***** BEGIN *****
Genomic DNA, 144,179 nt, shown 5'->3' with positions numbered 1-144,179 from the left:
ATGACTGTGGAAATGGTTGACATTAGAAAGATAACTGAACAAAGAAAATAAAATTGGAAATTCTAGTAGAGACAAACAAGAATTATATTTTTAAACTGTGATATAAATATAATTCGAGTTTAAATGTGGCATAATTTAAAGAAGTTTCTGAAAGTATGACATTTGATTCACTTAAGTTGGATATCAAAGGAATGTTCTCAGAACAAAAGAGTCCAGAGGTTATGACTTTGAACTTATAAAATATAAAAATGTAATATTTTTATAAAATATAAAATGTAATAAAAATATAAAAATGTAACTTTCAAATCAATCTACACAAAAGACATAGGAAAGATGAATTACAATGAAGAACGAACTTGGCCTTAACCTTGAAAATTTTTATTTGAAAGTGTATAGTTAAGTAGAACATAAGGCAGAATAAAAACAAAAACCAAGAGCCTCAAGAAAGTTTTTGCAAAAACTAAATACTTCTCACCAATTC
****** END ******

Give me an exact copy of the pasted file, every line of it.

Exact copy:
Genomic DNA, 144,179 nt, shown 5'->3' with positions numbered 1-144,179 from the left:
ATGACTGTGGAAATGGTTGACATTAGAAAGATAACTGAACAAAGAAAATAAAATTGGAAATTCTAGTAGAGACAAACAAGAATTATATTTTTAAACTGTGATATAAATATAATTCGAGTTTAAATGTGGCATAATTTAAAGAAGTTTCTGAAAGTATGACATTTGATTCACTTAAGTTGGATATCAAAGGAATGTTCTCAGAACAAAAGAGTCCAGAGGTTATGACTTTGAACTTATAAAATATAAAAATGTAATATTTTTATAAAATATAAAATGTAATAAAAATATAAAAATGTAACTTTCAAATCAATCTACACAAAAGACATAGGAAAGATGAATTACAATGAAGAACGAACTTGGCCTTAACCTTGAAAATTTTTATTTGAAAGTGTATAGTTAAGTAGAACATAAGGCAGAATAAAAACAAAAACCAAGAGCCTCAAGAAAGTTTTTGCAAAAACTAAATACTTCTCACCAATTC